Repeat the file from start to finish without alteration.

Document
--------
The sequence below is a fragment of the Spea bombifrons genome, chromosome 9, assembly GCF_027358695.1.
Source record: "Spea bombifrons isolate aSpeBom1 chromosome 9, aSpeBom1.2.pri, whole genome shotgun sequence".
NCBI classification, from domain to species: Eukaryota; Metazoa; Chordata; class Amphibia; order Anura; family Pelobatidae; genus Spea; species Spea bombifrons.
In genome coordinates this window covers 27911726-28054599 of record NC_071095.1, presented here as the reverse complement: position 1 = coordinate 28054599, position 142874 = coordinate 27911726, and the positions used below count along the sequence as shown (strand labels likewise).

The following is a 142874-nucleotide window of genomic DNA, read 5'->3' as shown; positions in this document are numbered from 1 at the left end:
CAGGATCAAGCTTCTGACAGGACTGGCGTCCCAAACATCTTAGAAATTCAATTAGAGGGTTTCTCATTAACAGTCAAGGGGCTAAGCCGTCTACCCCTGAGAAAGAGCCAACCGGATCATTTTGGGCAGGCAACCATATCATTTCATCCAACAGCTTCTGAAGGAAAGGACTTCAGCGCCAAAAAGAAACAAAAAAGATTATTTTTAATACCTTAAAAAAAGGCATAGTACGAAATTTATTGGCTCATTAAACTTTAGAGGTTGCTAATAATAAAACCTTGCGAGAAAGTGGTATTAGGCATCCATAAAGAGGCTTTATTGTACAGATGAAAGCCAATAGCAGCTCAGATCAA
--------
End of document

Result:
The sequence below is a fragment of the Spea bombifrons genome, chromosome 9, assembly GCF_027358695.1.
Source record: "Spea bombifrons isolate aSpeBom1 chromosome 9, aSpeBom1.2.pri, whole genome shotgun sequence".
NCBI classification, from domain to species: Eukaryota; Metazoa; Chordata; class Amphibia; order Anura; family Pelobatidae; genus Spea; species Spea bombifrons.
In genome coordinates this window covers 27911726-28054599 of record NC_071095.1, presented here as the reverse complement: position 1 = coordinate 28054599, position 142874 = coordinate 27911726, and the positions used below count along the sequence as shown (strand labels likewise).

The following is a 142874-nucleotide window of genomic DNA, read 5'->3' as shown; positions in this document are numbered from 1 at the left end:
CAGGATCAAGCTTCTGACAGGACTGGCGTCCCAAACATCTTAGAAATTCAATTAGAGGGTTTCTCATTAACAGTCAAGGGGCTAAGCCGTCTACCCCTGAGAAAGAGCCAACCGGATCATTTTGGGCAGGCAACCATATCATTTCATCCAACAGCTTCTGAAGGAAAGGACTTCAGCGCCAAAAAGAAACAAAAAAGATTATTTTTAATACCTTAAAAAAAGGCATAGTACGAAATTTATTGGCTCATTAAACTTTAGAGGTTGCTAATAATAAAACCTTGCGAGAAAGTGGTATTAGGCATCCATAAAGAGGCTTTATTGTACAGATGAAAGCCAATAGCAGCTCAGATCAA